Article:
Legendary thriller writer Wilbur Smith died this afternoon at his home in Cape Town after spending the morning reading and writing with his wife Niso.
The 88-year-old author sold more than 140 million books in 30 languages.
Many of his 49 novels featured the Courtney family, following their exploits across the globe over three centuries.
His first novel, When the Lion Feeds, published in 1964 was an instant best seller, and his personal life was as adventurous as his fictional characters.
A statement on the South African author’s Twitter page read: ‘We are sorry to announce that the beloved, global bestselling author Wilbur Smith passed away unexpectedly this afternoon at his Cape Town home, with his wife Niso by his side.’
Kevin Conroy Scott, literary agent for Wilbur Smith for the past 11 years, said: ‘Wilbur Smith was an icon, larger than life, beloved by his fans who collected his books in hardbacks and passed his work down through generations, fathers to sons and mothers to daughters.
‘His knowledge of Africa, and his imagination knew no limitations. His work ethic and his powerful, elegant writing style made him known to millions.
‘I cherish the role of working side by side with his wife Niso and the Wilbur and Niso Smith Foundation to keep the flame of his fictional universe alive for many years to come.’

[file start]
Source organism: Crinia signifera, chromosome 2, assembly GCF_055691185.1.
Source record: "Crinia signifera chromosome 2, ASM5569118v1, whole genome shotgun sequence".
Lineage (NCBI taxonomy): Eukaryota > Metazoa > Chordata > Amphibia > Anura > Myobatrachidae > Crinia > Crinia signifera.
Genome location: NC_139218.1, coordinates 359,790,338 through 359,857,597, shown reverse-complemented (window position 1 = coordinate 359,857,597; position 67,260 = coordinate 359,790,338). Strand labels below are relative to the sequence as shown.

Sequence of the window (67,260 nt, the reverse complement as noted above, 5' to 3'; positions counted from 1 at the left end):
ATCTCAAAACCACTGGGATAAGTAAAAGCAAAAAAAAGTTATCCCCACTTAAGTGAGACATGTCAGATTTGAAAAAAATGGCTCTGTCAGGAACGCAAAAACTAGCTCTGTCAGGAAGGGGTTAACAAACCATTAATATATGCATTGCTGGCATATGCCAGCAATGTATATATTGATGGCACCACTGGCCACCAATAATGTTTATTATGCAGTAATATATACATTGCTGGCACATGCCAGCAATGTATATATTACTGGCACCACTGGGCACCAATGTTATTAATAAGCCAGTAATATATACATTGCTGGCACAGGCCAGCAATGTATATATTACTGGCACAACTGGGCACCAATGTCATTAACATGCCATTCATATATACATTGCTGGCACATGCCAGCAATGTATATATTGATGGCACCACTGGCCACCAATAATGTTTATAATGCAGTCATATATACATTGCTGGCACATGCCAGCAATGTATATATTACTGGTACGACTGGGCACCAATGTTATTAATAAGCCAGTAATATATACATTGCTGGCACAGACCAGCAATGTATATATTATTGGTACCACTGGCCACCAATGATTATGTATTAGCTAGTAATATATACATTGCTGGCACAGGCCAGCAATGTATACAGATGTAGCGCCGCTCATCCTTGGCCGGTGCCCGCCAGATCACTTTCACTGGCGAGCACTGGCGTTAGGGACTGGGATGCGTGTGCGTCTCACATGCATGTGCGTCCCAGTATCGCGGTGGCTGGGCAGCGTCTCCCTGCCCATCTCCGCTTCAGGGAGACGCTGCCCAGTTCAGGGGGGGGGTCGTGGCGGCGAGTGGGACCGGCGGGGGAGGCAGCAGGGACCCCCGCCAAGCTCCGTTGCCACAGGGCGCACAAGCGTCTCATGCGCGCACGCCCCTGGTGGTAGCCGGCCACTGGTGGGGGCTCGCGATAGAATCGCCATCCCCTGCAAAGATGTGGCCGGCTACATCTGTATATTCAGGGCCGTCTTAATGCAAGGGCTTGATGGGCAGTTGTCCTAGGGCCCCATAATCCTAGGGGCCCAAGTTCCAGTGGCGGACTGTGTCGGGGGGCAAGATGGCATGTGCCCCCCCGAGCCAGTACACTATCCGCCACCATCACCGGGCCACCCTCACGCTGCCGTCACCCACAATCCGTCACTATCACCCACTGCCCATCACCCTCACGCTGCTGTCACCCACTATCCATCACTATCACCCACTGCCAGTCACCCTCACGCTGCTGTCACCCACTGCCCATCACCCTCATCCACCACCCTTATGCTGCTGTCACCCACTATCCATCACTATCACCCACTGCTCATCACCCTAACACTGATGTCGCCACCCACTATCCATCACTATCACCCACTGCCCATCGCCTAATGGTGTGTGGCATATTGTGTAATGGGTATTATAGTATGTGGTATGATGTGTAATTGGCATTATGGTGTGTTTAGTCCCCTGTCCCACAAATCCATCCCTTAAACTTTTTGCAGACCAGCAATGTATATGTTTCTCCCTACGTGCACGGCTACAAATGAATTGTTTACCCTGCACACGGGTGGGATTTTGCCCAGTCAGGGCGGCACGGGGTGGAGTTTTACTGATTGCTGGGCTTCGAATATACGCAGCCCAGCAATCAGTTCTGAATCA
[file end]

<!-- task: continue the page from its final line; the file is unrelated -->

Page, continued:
Earlier this year, Smith had released the latest book in the Courtney family’s adventures, Legacy of War, which is set after World War Two in the gripping sequel to Courtney’s War.
Smith was a noted bushman and survivalist. He was also a big game hunter, a pilot and an expert scuba diver.
Smith wrote historical books about Southern Africa across four centuries from the viewpoints of both white and black families.
He was born in Zambia on January 9, 1933, and grew up on his father’s cattle ranch for the first few years of his life. He became sick with malaria when he was just 18 months old but remarkably made a full recovery.
His biography said: ‘As an infant of eighteen months I was struck down by cerebral malaria, delirious for ten days.
‘The doctors told my parents that it was probably better if I died, because if I survived I would be brain-damaged.
‘Despite the primitive medical facilities available in Africa in those days, their prognosis proved correct; I survived and am now only mildly crazy. Which is good because you have to be at least slightly crazy to write fiction for a living.’
Smith wanted to be a journalist but became an accountant by training before publishing When the Lion Feeds and securing a film contract for the novel.
He married his first wife Anne Rennie in July 1957, and they had a son Shaun and a daughter Christian together before they split up in 1962.
Smith had his third child Lawrence with his second wife Jewell Slabbart, who he married in 1964, following the publication of his first novel.
He married his third wife Danielle Thomas in 1971 and he dedicated all of his books to her until she died in 1999, following a six-year illness. He adopted Danielle’s son from a previous relationship Dieter after growing close to him.
He met his fourth wife Mokhiniso Rakhimova, known as Niso, in a bookstore in London in January 2000 and the two quickly fell in love before tying the knot just months later.